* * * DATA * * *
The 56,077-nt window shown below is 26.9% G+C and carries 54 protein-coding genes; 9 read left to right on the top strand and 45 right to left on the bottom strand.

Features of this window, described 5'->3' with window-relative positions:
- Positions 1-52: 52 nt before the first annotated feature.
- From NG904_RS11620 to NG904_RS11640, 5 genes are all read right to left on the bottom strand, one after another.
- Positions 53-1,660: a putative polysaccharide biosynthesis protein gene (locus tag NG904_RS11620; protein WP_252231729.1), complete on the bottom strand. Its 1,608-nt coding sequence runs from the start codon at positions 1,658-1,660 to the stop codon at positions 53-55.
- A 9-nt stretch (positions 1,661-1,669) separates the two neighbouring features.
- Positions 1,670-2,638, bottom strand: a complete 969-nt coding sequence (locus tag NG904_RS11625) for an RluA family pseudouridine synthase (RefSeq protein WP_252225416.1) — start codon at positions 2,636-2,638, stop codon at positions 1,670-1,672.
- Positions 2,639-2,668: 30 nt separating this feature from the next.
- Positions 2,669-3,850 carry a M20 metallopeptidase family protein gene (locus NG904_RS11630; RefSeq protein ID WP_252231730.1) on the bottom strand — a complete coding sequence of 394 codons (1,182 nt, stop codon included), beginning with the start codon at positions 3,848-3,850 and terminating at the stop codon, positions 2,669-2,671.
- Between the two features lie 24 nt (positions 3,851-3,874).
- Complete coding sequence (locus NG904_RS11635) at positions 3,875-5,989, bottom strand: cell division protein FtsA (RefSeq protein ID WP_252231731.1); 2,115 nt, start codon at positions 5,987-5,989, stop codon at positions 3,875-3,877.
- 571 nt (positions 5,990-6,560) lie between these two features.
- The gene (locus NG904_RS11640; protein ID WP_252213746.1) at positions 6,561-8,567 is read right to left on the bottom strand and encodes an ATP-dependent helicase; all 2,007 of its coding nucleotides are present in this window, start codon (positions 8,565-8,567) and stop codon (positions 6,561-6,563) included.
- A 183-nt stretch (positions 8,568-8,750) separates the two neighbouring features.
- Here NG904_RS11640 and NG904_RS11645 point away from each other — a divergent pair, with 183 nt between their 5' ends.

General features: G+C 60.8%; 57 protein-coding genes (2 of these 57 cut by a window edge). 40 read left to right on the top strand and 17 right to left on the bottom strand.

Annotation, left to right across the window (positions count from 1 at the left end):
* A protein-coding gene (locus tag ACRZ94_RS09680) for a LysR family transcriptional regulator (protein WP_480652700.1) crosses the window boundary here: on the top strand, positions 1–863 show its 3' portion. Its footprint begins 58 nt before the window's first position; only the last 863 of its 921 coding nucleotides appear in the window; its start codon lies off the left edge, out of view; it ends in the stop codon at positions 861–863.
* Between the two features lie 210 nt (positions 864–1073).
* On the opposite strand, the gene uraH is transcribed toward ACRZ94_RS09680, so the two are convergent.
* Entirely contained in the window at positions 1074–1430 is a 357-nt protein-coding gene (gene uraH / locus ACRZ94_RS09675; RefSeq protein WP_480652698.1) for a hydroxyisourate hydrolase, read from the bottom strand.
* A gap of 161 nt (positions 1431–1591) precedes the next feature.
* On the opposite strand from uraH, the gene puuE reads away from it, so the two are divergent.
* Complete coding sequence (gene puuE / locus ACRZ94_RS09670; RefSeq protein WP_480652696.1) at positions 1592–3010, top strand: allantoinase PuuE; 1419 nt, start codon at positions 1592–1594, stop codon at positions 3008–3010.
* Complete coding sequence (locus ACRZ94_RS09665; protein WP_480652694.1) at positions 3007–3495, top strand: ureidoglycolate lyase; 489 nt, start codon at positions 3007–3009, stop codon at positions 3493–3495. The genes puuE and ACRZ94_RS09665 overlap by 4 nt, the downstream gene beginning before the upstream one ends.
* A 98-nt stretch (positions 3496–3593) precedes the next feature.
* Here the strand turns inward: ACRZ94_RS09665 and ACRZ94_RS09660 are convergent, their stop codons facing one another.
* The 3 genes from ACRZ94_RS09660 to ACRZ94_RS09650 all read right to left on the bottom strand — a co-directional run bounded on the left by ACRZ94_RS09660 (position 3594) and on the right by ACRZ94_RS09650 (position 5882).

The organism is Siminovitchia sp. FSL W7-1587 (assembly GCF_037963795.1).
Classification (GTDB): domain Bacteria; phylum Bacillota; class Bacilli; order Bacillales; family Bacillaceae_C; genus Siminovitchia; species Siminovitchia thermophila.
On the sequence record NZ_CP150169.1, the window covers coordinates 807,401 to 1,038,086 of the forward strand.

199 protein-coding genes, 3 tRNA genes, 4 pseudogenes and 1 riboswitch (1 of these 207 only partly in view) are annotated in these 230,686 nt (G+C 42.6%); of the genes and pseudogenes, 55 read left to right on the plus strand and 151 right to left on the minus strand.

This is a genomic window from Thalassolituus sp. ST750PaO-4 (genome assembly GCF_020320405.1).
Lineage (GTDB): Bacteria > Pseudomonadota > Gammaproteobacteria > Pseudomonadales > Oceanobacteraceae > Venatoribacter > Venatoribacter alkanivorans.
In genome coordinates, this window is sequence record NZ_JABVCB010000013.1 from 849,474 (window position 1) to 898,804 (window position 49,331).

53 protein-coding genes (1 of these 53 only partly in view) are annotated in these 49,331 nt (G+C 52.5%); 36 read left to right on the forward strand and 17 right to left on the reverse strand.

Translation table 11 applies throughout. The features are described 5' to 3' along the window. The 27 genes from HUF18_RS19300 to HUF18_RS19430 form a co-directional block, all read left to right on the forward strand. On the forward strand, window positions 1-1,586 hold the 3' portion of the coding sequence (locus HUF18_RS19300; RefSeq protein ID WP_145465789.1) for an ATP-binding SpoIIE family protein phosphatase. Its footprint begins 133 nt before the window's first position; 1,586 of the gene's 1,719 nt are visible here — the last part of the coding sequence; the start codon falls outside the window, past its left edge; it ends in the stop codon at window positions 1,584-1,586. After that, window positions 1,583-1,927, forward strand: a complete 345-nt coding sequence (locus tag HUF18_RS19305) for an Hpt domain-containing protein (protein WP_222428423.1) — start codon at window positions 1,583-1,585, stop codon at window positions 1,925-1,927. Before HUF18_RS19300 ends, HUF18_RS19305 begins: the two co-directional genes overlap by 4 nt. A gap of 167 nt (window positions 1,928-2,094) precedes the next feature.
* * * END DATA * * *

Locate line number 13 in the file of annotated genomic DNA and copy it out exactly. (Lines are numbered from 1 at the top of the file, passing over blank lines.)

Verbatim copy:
- The gene (locus NG904_RS11640; protein ID WP_252213746.1) at positions 6,561-8,567 is read right to left on the bottom strand and encodes an ATP-dependent helicase; all 2,007 of its coding nucleotides are present in this window, start codon (positions 8,565-8,567) and stop codon (positions 6,561-6,563) included.